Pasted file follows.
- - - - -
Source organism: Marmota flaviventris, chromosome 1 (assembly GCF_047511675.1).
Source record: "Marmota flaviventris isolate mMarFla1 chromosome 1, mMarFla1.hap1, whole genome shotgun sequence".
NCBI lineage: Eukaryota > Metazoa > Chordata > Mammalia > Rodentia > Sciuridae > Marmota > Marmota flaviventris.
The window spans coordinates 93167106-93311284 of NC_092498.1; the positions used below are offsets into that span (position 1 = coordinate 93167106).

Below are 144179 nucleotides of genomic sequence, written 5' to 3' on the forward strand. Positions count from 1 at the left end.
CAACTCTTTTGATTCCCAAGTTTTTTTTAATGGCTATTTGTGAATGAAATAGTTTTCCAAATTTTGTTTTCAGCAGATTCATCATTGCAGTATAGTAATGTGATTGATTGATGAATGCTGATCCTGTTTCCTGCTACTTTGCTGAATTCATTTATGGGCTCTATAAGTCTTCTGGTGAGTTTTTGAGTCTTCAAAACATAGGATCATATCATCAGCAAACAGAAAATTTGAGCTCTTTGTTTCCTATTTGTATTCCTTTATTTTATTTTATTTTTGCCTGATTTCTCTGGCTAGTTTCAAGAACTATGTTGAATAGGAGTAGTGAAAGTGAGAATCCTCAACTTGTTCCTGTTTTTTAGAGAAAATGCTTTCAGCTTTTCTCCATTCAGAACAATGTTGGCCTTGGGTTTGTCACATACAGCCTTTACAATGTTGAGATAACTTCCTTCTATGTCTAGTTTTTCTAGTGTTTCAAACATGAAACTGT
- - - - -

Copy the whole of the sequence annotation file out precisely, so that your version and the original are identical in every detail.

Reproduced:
Source organism: Marmota flaviventris, chromosome 1 (assembly GCF_047511675.1).
Source record: "Marmota flaviventris isolate mMarFla1 chromosome 1, mMarFla1.hap1, whole genome shotgun sequence".
NCBI lineage: Eukaryota > Metazoa > Chordata > Mammalia > Rodentia > Sciuridae > Marmota > Marmota flaviventris.
The window spans coordinates 93167106-93311284 of NC_092498.1; the positions used below are offsets into that span (position 1 = coordinate 93167106).

Below are 144179 nucleotides of genomic sequence, written 5' to 3' on the forward strand. Positions count from 1 at the left end.
CAACTCTTTTGATTCCCAAGTTTTTTTTAATGGCTATTTGTGAATGAAATAGTTTTCCAAATTTTGTTTTCAGCAGATTCATCATTGCAGTATAGTAATGTGATTGATTGATGAATGCTGATCCTGTTTCCTGCTACTTTGCTGAATTCATTTATGGGCTCTATAAGTCTTCTGGTGAGTTTTTGAGTCTTCAAAACATAGGATCATATCATCAGCAAACAGAAAATTTGAGCTCTTTGTTTCCTATTTGTATTCCTTTATTTTATTTTATTTTTGCCTGATTTCTCTGGCTAGTTTCAAGAACTATGTTGAATAGGAGTAGTGAAAGTGAGAATCCTCAACTTGTTCCTGTTTTTTAGAGAAAATGCTTTCAGCTTTTCTCCATTCAGAACAATGTTGGCCTTGGGTTTGTCACATACAGCCTTTACAATGTTGAGATAACTTCCTTCTATGTCTAGTTTTTCTAGTGTTTCAAACATGAAACTGT